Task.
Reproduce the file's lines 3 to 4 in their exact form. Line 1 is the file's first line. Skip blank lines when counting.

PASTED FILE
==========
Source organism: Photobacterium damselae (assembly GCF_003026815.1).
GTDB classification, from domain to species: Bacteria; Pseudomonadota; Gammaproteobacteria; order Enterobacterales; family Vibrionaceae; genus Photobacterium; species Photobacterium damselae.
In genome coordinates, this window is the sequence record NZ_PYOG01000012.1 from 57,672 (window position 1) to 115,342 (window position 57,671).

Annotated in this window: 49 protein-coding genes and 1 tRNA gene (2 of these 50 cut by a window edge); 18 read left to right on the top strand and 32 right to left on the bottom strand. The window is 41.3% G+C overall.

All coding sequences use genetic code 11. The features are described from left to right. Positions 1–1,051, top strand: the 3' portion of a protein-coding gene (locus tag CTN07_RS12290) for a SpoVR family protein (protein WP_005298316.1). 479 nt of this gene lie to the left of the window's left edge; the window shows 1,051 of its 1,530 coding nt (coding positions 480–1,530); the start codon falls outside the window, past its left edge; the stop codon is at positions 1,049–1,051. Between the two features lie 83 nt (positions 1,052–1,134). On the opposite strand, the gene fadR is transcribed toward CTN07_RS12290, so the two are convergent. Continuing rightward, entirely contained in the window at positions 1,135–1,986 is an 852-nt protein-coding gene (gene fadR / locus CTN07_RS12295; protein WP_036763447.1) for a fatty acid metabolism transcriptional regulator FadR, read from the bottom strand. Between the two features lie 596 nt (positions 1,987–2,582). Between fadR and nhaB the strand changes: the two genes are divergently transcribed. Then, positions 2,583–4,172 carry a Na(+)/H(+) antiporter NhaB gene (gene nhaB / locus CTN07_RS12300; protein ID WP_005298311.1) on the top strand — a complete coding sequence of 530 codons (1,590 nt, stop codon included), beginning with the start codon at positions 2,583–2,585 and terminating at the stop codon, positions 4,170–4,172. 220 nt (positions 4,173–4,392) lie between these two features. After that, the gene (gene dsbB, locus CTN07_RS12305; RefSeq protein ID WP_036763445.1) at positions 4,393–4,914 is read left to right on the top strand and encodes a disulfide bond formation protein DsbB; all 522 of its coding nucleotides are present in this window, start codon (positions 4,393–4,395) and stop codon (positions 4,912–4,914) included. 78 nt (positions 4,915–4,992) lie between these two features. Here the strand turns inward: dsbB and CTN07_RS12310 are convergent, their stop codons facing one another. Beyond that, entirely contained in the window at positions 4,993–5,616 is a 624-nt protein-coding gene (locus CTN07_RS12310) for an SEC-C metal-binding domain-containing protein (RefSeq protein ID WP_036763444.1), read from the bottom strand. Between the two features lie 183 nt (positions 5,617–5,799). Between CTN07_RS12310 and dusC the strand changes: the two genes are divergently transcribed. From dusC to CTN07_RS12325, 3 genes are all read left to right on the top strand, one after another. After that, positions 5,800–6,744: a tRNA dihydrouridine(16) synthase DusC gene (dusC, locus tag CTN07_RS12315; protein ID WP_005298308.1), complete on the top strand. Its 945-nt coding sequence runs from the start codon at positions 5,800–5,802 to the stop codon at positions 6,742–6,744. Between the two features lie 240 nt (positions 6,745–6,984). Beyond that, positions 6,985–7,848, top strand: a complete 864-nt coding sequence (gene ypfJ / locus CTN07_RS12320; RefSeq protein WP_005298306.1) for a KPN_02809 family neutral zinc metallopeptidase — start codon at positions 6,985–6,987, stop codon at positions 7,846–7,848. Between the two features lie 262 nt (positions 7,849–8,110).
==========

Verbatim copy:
In genome coordinates, this window is the sequence record NZ_PYOG01000012.1 from 57,672 (window position 1) to 115,342 (window position 57,671).

Annotated in this window: 49 protein-coding genes and 1 tRNA gene (2 of these 50 cut by a window edge); 18 read left to right on the top strand and 32 right to left on the bottom strand. The window is 41.3% G+C overall.